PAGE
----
Tuesday 18 June 2002

The missing spice

In a move that I hope encourages further discussion rather than providing premature closure via a (false) happy ending, U Blog faculty members stepped in to provide the nuance I craved.

Jeff Ward, Visible Darkness:

In some ways, I think the confusing night represented by hypertext has been turned to day by blogging. Isn’t it natural to ask why? I alluded to my opinion that it represents a change of consciousness which is deeply tied to the grammar involved. This is a difficult stance to explain concisely. It is an acceptance of a fairly hegemonic view in the education industry that language and thought are intimately connected.

For a capsule summary of the interface between orality and literacy, have a look at this excerpt from Vygotsky. In Vygotsky’s view of cognitive development, at an early age language turns inward becoming “inner speech.” This is different from literacy, however, what Ong and others have proposed is that the transition from speech to writing modulates inner speech, changing it into new patterns of thought. Radical changes brought about by writing changed consciousness As writing changes, we change.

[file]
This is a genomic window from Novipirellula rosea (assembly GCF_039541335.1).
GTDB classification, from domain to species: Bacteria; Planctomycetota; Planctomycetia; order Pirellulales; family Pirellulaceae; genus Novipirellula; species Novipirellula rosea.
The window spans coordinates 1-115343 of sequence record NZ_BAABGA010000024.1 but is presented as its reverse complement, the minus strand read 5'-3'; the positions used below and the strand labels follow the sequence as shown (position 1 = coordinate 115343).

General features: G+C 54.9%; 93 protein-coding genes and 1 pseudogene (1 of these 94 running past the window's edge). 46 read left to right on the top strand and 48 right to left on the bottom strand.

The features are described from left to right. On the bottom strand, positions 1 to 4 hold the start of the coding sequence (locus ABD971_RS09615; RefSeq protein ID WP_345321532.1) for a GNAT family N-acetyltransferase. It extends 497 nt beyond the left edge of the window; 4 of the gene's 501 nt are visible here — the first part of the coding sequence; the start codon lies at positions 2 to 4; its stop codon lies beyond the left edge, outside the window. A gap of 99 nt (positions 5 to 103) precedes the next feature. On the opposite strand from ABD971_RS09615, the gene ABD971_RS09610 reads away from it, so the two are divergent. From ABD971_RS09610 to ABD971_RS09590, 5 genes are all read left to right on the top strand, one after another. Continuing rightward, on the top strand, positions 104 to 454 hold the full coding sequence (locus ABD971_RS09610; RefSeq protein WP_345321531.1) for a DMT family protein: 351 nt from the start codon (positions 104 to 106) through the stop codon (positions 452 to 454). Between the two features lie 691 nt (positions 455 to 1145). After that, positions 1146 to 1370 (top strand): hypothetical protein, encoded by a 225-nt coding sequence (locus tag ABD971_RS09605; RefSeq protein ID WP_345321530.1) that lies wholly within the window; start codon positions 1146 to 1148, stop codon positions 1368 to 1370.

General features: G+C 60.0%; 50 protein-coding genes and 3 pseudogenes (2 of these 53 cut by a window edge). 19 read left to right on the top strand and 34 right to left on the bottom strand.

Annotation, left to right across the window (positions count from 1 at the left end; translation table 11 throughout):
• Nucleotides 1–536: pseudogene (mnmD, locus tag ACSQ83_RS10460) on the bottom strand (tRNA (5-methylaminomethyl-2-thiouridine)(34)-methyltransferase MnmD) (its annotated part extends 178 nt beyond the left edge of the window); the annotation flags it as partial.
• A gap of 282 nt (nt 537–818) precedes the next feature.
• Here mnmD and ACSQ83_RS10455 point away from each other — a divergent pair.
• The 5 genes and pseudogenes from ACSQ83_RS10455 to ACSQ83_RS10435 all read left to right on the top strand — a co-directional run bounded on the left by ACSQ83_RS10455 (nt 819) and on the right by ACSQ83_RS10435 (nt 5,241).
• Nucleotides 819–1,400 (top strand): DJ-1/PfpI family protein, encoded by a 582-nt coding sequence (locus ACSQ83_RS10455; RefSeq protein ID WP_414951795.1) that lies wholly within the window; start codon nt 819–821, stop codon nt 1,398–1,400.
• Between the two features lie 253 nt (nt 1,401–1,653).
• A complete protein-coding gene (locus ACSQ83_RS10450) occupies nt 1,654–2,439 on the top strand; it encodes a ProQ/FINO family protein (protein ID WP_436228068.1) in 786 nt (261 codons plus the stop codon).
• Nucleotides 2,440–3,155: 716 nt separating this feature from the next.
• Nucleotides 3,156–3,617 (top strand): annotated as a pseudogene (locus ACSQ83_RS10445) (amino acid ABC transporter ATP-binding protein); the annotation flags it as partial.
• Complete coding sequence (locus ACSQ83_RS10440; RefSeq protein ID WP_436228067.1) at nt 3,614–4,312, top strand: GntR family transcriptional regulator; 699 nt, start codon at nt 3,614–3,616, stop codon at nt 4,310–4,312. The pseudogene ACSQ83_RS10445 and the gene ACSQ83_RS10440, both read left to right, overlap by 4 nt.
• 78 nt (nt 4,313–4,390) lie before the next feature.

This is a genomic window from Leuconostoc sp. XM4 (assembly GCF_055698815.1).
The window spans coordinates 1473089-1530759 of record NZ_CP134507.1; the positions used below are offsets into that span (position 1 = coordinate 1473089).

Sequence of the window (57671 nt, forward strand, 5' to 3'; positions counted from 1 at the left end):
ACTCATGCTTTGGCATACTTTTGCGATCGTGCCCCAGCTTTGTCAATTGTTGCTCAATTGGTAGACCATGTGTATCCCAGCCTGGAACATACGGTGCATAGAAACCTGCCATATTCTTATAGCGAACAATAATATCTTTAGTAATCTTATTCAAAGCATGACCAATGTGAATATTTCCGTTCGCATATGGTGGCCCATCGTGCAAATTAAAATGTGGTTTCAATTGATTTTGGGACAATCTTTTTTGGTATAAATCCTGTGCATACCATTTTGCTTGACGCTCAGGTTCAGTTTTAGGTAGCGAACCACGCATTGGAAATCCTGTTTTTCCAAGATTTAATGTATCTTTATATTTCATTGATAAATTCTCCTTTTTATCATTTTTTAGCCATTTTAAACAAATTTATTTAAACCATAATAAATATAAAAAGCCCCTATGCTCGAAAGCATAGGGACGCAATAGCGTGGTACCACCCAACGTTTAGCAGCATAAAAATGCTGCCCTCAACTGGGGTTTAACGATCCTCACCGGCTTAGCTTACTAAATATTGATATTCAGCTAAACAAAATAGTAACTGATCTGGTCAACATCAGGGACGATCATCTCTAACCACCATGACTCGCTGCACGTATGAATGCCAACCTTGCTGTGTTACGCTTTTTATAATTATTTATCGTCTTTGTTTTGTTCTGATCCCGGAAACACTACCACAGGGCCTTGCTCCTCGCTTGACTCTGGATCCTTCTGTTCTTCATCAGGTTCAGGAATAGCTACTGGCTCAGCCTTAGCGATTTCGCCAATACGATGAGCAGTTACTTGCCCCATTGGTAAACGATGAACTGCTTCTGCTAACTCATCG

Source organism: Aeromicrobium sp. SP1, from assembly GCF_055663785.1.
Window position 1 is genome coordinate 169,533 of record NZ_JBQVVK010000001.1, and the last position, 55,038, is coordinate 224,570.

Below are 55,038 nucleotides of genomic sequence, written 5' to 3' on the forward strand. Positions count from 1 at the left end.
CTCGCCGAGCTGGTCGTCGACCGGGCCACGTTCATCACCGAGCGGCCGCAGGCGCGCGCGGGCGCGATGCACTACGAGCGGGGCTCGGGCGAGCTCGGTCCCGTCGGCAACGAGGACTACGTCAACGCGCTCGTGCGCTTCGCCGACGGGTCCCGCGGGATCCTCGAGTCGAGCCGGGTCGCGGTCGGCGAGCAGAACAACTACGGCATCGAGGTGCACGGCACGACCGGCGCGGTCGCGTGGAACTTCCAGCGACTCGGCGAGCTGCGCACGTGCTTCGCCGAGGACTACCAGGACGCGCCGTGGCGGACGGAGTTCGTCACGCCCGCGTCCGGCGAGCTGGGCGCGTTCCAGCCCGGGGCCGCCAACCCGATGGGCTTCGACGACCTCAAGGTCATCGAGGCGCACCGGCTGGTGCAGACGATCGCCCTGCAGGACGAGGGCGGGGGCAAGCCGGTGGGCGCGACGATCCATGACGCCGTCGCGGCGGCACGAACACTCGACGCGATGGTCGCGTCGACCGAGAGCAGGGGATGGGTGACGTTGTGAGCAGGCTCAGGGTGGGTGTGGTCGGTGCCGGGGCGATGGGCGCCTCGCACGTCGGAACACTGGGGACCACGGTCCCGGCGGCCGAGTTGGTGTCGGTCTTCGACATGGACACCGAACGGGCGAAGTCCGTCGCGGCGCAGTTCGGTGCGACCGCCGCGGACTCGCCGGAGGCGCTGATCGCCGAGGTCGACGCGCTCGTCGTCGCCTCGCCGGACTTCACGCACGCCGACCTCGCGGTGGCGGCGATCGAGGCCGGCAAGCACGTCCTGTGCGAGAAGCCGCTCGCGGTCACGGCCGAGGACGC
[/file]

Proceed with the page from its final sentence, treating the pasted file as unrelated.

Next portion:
Steve Himmer, One Pot Meal:

But still, a tool is not a point. G.P.’s words say his point, and a tool digs him down to his words, as it digs us down to our own. What is built with said tool, what is now known and surprising, that is our point—that is his point. Things coming known, coming out, through an act of forging such tools. At first a man, a woman (any man, any woman) knows to dig, not a spot. A spot is found, but ground is hard, unsplit, and tool shows a way to crack it. Without our tool, our digging would fail; without our digging a tool has no worth. Dig without tools? No way. Tools without digging? No why.

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